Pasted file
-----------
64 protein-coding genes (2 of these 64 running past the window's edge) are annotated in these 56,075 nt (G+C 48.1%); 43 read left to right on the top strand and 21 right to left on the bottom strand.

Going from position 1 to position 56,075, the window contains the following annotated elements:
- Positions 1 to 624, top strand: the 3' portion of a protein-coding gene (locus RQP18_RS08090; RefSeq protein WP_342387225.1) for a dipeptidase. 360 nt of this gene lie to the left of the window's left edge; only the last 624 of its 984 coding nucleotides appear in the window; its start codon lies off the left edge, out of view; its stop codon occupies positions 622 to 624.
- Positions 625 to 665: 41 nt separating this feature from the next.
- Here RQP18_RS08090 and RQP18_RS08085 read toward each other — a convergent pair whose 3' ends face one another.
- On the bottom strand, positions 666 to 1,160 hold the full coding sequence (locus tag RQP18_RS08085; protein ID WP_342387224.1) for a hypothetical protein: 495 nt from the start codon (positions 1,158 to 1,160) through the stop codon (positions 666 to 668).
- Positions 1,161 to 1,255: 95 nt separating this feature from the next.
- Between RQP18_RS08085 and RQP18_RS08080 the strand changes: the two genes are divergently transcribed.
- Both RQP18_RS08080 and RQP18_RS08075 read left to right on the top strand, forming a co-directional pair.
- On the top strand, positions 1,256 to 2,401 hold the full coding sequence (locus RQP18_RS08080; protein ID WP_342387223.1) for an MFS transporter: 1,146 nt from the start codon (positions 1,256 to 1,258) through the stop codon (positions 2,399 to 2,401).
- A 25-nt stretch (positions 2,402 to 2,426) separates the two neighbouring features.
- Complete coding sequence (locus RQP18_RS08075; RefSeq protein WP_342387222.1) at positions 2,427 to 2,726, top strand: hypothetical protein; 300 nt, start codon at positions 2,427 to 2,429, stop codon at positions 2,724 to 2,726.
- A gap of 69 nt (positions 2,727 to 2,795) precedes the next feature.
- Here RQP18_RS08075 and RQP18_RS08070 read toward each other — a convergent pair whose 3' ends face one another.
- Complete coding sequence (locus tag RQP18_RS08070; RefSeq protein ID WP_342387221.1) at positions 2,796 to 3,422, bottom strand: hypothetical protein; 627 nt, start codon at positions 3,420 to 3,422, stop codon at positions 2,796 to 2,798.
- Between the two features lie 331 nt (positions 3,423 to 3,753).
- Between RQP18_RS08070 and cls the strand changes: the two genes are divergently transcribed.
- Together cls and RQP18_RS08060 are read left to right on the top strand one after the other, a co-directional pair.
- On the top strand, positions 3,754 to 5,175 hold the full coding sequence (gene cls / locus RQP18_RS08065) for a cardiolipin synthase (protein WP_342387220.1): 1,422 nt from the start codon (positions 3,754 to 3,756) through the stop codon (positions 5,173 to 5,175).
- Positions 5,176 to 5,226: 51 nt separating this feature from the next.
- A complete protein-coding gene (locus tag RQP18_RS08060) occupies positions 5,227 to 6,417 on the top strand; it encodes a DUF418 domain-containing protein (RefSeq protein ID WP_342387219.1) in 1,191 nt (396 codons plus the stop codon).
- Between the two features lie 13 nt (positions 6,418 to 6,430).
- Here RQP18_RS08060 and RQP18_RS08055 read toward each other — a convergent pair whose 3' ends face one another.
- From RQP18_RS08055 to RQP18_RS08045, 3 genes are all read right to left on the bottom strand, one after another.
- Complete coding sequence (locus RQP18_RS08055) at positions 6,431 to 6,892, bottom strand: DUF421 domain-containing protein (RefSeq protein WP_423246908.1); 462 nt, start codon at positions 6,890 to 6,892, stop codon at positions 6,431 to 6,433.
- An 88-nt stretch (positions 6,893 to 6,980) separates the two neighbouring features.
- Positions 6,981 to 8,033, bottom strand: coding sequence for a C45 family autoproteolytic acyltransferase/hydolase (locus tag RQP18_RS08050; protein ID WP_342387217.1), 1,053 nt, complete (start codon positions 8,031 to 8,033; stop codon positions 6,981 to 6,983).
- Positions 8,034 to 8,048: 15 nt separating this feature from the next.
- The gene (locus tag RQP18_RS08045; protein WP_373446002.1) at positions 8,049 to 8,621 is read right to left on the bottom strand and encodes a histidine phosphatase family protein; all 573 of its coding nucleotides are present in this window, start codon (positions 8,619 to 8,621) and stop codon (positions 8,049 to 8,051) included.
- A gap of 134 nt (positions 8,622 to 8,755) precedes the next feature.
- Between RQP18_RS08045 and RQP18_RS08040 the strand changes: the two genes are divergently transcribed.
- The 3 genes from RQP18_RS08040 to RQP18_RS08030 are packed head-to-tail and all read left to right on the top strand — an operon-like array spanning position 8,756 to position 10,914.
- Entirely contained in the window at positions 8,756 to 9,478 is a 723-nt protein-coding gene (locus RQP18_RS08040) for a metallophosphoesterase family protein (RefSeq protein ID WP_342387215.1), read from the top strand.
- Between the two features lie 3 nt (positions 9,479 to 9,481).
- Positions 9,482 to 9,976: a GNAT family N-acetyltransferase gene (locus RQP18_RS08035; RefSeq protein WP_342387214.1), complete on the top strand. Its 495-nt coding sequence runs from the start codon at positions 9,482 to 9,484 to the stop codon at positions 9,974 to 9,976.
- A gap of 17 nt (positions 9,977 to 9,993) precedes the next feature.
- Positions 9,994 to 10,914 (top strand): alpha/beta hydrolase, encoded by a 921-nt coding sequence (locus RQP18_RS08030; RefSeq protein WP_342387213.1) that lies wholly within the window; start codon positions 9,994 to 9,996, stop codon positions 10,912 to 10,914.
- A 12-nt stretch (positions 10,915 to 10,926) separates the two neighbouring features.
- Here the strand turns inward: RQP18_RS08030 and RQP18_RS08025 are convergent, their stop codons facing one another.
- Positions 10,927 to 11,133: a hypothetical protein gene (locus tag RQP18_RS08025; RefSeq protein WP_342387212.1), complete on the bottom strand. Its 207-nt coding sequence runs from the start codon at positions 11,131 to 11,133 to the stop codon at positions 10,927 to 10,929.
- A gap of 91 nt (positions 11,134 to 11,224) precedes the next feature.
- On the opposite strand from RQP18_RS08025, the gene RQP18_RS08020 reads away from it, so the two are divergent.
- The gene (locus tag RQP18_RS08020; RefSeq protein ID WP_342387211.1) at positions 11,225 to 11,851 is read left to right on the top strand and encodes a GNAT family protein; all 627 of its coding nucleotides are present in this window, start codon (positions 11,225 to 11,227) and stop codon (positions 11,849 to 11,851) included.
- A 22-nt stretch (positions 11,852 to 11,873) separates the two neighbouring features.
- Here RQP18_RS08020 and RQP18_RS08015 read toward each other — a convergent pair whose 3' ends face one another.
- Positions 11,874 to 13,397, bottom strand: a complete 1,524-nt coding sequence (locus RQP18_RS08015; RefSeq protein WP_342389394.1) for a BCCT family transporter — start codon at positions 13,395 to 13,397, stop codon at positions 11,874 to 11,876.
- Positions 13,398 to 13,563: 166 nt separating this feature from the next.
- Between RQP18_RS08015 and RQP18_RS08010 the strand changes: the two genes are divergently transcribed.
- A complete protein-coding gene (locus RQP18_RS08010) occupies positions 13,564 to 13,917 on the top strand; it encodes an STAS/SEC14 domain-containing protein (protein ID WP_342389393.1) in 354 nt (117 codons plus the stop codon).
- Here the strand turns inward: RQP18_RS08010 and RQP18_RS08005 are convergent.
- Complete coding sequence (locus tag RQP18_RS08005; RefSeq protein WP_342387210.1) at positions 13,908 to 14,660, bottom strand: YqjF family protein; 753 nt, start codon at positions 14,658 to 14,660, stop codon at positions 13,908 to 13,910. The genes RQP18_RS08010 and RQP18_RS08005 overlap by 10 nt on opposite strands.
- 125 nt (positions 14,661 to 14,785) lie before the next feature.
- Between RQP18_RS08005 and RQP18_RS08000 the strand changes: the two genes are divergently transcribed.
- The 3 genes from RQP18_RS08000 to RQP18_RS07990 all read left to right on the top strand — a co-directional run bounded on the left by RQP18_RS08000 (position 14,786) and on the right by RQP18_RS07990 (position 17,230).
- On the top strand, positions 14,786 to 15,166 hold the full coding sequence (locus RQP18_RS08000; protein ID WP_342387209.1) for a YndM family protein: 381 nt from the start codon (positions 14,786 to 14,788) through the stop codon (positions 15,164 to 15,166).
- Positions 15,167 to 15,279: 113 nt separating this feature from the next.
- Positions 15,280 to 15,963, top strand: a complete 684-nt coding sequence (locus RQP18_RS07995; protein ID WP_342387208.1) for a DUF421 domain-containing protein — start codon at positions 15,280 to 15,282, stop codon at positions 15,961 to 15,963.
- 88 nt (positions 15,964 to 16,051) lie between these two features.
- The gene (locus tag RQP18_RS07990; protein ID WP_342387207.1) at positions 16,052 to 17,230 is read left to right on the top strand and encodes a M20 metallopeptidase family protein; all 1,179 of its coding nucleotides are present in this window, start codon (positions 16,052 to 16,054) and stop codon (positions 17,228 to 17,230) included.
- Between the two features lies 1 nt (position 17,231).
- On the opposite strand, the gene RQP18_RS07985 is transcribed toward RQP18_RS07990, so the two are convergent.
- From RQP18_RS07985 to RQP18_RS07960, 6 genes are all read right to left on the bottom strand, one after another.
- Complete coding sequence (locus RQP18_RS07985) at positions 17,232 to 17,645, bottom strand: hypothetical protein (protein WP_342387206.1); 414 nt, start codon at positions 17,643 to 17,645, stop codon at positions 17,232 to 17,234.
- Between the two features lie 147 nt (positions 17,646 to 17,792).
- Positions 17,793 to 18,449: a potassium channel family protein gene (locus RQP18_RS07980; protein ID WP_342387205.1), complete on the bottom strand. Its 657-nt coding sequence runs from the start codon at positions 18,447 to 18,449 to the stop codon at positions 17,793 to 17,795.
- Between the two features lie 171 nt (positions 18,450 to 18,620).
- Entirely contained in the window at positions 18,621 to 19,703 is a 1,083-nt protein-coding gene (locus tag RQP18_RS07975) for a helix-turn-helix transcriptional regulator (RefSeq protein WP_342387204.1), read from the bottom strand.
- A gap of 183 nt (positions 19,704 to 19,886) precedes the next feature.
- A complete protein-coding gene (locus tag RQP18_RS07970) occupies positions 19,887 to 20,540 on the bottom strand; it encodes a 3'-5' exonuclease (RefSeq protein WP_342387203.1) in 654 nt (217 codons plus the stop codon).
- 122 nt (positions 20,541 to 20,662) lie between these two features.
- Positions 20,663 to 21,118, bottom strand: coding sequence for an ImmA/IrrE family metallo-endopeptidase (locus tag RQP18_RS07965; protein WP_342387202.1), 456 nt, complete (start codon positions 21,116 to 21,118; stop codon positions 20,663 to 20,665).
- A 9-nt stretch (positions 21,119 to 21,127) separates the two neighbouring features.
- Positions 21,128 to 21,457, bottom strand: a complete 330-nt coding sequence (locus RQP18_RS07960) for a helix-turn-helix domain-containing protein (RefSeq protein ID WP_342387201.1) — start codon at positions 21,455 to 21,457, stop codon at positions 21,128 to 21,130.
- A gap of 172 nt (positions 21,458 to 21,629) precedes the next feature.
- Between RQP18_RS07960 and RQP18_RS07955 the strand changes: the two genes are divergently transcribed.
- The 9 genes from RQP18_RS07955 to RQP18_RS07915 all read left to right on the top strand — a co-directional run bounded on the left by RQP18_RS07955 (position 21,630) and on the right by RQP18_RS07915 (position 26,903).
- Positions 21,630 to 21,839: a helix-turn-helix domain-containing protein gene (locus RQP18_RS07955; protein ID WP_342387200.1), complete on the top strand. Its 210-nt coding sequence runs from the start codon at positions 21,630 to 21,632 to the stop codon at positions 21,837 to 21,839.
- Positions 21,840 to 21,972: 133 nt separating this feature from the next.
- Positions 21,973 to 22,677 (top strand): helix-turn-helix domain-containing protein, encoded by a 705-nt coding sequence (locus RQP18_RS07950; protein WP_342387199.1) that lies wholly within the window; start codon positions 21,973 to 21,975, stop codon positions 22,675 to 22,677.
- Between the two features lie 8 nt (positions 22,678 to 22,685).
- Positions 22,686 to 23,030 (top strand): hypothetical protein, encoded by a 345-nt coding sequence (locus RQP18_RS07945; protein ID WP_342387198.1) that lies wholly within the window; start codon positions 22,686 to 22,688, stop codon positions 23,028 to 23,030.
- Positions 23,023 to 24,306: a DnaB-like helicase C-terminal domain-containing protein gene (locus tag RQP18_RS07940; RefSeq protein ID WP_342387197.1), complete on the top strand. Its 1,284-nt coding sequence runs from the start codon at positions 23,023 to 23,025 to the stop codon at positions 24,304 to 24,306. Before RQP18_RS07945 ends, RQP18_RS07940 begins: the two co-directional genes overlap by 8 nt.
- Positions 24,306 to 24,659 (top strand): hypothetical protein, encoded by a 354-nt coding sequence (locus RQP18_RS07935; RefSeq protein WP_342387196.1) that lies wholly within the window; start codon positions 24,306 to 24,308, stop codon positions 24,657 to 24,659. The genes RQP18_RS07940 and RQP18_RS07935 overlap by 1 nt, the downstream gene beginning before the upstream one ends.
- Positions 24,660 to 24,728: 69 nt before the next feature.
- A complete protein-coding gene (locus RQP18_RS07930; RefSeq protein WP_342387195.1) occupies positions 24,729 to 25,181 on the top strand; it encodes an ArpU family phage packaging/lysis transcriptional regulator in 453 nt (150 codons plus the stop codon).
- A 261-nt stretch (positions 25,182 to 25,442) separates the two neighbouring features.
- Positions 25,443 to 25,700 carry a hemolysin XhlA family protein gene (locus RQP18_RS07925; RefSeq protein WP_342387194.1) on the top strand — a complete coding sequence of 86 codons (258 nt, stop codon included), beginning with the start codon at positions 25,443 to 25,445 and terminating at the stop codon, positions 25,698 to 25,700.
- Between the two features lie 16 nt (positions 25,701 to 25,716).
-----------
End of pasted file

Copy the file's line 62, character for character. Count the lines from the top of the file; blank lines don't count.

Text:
- From RQP18_RS07985 to RQP18_RS07960, 6 genes are all read right to left on the bottom strand, one after another.